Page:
The Institute of Risk Management South Africa (IRMSA) says that South Africa’s risks have increased markedly over the past few years, with several more on the way.
Christopher Palm, chief risk advisor at the IRMSA, said that while these risks to the country are well known, and widely documented, responses overall, have been ineffective.
The risks, which include unemployment, fraud and corruption, income disparity and failure of governance, have actually worsened, it said, pointing to unemployment as an example, which climbed in the third quarter of 2019, to 29.1% – its highest rate in over 16 years.
Looking ahead, IRMSA said that new risks include climate change, which has sporadically been included on South Africa’s risk profile, social disobedience, and pressure on the country’s Chapter 9 institutions, which include the Public Protector and the South Africa Human Rights Commission.
“South Africa needs effective Chapter 9 institutions who uphold and enhance democracy on our behalf. IRMSA believes that a strong, ethical and independent leadership that visibly holds key role players accountable within the roles they have been voted into, is needed,” said Palm.
IRMSA said that board members, executive committees and chief executives of South African organisations should expect more from their risk managers.
“Internationally, a risk manager will not be appointed if they cannot add value to the organisation’s performance. Risk managers are expected to confidently comment on the strategy and performance of an organisation and contribute to the company’s agility by delivering quality, timeous and relevant information. Local companies should demand more from risk managers, and we should deliver,” said Palm.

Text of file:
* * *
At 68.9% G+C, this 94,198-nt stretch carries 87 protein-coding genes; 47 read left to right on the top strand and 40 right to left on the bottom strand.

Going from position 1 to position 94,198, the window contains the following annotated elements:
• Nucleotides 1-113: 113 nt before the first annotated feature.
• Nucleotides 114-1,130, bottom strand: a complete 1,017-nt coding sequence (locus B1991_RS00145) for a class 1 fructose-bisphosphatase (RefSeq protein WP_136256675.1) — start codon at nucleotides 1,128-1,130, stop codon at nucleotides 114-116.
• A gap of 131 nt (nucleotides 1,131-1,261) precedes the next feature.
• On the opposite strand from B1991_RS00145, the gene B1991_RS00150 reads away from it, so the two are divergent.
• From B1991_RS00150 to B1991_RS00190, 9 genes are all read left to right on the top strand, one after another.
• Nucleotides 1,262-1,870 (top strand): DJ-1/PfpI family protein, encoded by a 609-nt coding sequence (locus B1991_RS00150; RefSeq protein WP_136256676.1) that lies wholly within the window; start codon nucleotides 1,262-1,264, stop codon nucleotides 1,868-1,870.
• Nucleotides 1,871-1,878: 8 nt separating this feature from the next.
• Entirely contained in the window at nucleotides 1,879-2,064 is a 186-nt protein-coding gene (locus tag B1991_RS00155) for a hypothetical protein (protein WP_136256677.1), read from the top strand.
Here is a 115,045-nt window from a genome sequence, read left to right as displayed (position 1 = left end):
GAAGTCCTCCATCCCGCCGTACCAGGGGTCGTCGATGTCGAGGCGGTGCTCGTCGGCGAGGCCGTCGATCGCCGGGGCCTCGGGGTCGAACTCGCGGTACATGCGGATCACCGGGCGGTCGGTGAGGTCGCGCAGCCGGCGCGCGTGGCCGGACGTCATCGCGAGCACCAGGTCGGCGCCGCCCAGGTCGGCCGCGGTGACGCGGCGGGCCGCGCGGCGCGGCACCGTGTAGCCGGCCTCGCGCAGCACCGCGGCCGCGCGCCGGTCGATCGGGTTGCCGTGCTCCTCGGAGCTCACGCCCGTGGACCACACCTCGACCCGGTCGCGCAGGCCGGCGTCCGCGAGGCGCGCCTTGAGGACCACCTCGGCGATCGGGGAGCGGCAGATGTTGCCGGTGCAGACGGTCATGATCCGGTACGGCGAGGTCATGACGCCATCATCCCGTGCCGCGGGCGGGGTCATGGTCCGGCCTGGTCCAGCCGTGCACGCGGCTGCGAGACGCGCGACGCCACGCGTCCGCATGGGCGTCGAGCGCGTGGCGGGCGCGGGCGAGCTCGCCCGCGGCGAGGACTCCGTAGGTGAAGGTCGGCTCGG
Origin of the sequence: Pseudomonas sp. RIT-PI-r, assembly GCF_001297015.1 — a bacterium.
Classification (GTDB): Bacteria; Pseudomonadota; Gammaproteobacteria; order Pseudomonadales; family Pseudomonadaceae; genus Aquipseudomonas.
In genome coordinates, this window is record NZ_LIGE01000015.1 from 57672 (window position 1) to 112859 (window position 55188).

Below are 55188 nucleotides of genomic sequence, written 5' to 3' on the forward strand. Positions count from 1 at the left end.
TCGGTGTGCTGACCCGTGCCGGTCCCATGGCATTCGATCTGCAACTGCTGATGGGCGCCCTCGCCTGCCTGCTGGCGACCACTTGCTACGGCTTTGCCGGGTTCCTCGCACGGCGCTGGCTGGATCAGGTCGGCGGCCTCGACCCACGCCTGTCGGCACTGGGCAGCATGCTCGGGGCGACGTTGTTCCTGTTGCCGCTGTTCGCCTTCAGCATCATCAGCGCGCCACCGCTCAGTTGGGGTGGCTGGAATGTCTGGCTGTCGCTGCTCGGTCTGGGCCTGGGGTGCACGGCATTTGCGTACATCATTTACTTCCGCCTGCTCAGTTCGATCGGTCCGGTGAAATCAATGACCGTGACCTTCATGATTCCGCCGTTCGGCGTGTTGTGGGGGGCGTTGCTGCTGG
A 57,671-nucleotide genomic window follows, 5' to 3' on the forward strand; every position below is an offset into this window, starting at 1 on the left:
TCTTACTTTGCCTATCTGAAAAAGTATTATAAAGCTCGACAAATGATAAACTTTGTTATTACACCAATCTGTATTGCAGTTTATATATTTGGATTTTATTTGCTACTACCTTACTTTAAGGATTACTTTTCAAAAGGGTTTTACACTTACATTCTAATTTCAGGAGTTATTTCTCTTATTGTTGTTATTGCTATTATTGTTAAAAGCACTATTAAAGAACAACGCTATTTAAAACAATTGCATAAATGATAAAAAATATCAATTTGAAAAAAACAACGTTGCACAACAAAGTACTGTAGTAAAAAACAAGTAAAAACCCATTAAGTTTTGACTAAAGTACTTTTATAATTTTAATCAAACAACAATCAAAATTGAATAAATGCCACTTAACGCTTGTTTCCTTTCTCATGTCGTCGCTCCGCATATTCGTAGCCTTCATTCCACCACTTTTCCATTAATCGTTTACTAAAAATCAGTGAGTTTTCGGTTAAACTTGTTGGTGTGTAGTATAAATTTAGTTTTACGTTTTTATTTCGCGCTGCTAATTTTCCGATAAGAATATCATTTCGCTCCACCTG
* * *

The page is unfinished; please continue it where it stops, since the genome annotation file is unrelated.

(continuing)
“For example, a risk manager with quantitative analytics skills who takes this approach can be more predictive and support the business’ strategy with alternative futures, which will lead to better decision-making. If businesses know what their options are and these options have been quantified, it gets easier to make the right decisions.”
IRMSA is set to publish its South Africa Risk Report 2020 in February, the sixth such addition of the report.
Reflecting on the risks that have materialised over the past five years, many things have to be done differently, said Palm.
“The first is ethical leadership, accompanied by pervasive and persistent accountability and consequence management. A very critical paradigm shift required by leadership is that risk responses that were effective in the past are not guaranteed to address the risks and opportunities of the future.”
Palm called on companies to do more of the good, less of the bad, and grow resilience to thrive in an ever-changing landscape.
“Firstly, everyone needs to start talking about strategy, risk and resilience. Secondly, we need to clearly understand who our stakeholders are, the rules they play by, and the context in which this will happen. Lastly, organisations will need more agility and robustness in their governance processes,” he said.